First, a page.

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By Jason Vondersmith/Portland Tribune/Road games may pose only hurdle to fully charged UO

EUGENE — And so it begins: Oregon seemingly has the talent, enthusiasm and experience, and the quarterback in Justin Herbert, to return to glory and conclude a whirlwind career for its seniors.

Practice started last week, the next three weeks will be about self-improvement, and the 10 days before the important season-opening game will be about getting ready for Auburn on Aug. 31 at AT&T Stadium at Arlington, Texas.

Does Oregon make a statement on the national stage, or flop? It's the first of, arguably, the Ducks' five toughest 2019 games away from Autzen Stadium.

Redshirt seniors, such as offensive linemen Jake Hanson, Calvin Throckmorton and Shane Lemieux, have seen the highs of the UO program, which used to be nationally recognized. Some would say with QB Vernon Adams healthy, the Ducks were the best team in the Pac-12 in 2015. Problem was, Adams wasn't healthy at times, and sans Adams, the Ducks coughed up a 31-0 lead and lost in overtime in the Alamo Bowl against TCU, a portend of things to come.

HERBERTHerbert and linebacker Troy Dye, now fourth-year seniors, were true freshmen when the program hit rock bottom, at least rock bottom since the mid-1990s, and when everything blew up on then-coach Mark Helfrich and the Ducks finished 4-8 in 2016.

"We weren't a great football team," an understated Herbert said. "A team of individuals."

Things could've been different with Herbert healthy all season in 2017, but he missed games and then-coach Willie Taggart's passing game suffered with a green true freshman backup QB. The Ducks salvaged that season after Hebert's return, even with an offensive clunker in the Las Vegas Bowl loss against Boise State that left Oregon at 7-6.

Then came a frustrating 2018, although the Ducks managed to finish 9-4 in coach Mario Cristobal's first full season. But along the way, there was a frustrating blown Stanford game, which featured a bad fumble by C.J. Verdell. And a frustrating tumble in road games after a home win against Washington that lifted the program, momementarily. And frustrating deficits in games at Washington State, Arizona and Utah.

Yet, in the Redbox Bowl at Santa Clara, California, the Ducks overcame many frustrations on offense — one drive and one TD (Herbert-to-Dillon Mitchell) — and outslugged Michigan State 7-6.

So, yeah, this will be a big season, and it's the first time since 2015 that pundits and fans expect Oregon to factor into the Pac-12 football race. Media members have picked the Ducks to win the North Division and face Utah in the title game. The feeling isn't lost on players such as Dye and Hanson: It's the Ducks' time to go for a championship. And to credit leaders, such as Dye, since they don't hype themselves perhaps as much as some Ducks of old did.

"We're trying to reestablish that (national status)," Dye said. "We have the coaches, players and facilities. We'll have a good season and surprise a lot of people. If we stay accountable ... we'll have a pretty good season."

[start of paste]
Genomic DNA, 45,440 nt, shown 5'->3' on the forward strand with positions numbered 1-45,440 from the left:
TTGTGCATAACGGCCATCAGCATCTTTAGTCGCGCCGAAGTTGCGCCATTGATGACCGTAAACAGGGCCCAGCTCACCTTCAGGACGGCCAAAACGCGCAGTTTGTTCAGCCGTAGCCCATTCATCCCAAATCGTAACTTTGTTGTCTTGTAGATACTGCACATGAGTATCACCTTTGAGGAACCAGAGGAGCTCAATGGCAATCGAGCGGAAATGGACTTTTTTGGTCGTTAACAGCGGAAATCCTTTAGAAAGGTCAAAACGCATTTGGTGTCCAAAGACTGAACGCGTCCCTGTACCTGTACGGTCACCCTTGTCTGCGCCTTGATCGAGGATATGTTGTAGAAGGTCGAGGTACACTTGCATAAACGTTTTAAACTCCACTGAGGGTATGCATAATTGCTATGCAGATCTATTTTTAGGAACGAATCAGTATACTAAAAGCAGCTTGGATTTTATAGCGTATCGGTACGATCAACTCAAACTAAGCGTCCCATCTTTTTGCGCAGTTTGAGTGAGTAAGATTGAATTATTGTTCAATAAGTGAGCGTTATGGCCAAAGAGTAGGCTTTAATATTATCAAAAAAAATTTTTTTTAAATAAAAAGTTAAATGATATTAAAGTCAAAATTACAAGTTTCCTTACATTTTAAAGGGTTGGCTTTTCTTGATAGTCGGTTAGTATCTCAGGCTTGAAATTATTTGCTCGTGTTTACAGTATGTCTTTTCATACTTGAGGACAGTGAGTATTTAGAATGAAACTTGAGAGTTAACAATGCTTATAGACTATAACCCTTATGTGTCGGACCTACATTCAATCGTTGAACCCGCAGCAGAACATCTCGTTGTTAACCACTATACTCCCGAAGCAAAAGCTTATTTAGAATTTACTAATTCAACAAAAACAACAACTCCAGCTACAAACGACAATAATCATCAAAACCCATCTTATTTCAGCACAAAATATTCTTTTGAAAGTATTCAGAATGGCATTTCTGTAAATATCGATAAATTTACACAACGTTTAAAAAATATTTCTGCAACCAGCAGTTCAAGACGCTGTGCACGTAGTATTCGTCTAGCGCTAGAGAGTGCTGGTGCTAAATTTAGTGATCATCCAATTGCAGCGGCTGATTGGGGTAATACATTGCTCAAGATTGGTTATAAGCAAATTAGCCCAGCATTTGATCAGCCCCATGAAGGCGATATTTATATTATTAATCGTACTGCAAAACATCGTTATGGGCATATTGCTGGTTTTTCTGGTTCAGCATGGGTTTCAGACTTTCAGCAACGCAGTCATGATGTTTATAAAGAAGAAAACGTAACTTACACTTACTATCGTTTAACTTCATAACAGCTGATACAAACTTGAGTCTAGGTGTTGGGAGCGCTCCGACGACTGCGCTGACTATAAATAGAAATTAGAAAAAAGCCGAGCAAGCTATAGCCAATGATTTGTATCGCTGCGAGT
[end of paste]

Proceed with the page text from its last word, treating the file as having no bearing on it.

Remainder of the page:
Dye called it a "total flip" of everything at Oregon and "a lot more camaraderie" and "trust" of one another than was the scene his freshman season.

Cristobal and his assistants have done a great job in recruiting, highlighted by landing ESPN's No. 1-ranked recruit, defensive end Kayvon Thibodeaux, who will factor into the 2019 defense. Now, it's a matter of getting things done consistently on the field.

On paper, it appears the Ducks just need to polish things.

Mitchell was the only offensive starter to depart, leaving the Ducks needing to establish a No. 1 receiver. Jaylon Redd, Brenden Schooler and Johnny Johnson return, Penn State transfer Juwan Johnson has been added and true freshmen have opened eyes. Schooler says let people doubt the receiver corps, it doesn't matter. The offense produced running backs with about 1,800 combined yards (Verdell, Travis Dye), but had its lowest output since 2005 (179.4 yards per game), and Herbert completed only 59.4 percent of his passes.

Defensively, new coordinator Andy Avalos inherits experienced players on the front line (including tackles Jordon Scott and Austin Faoliu), at linebacker (Dye, La'Mar Winston) and on the back end (Jevon Holland, Thomas Graham and others). Faoliu said Avalos will be more aggressive; he wants defensive linemen to make plays, a la all-pro Aaron Donald of the Los Angeles Rams. The program's last sight of Avalos had the Ducks not able to cross midfield until midway through the third quarter against his defense in the 2017 Vegas Bowl.

It's an optimistic time for the Ducks. But, again, it's not going to be an easy season for Oregon because of away games against Auburn, Stanford (Sept. 21), Washington (Oct. 19), USC (Nov. 2) and Arizona State (Nov. 23). The home schedule highlight could be Washington State (Oct. 26), which has beaten Oregon four consecutive years.

Cristobal said he won't shy from the North Divison favorite tag, and the expectations.

"We'll make it real and genuine," he said.

And, he doesn't express concerns about the Ducks.

"Any deficiences in personnel and catch-up in scheme ... the culture will trump," he said.

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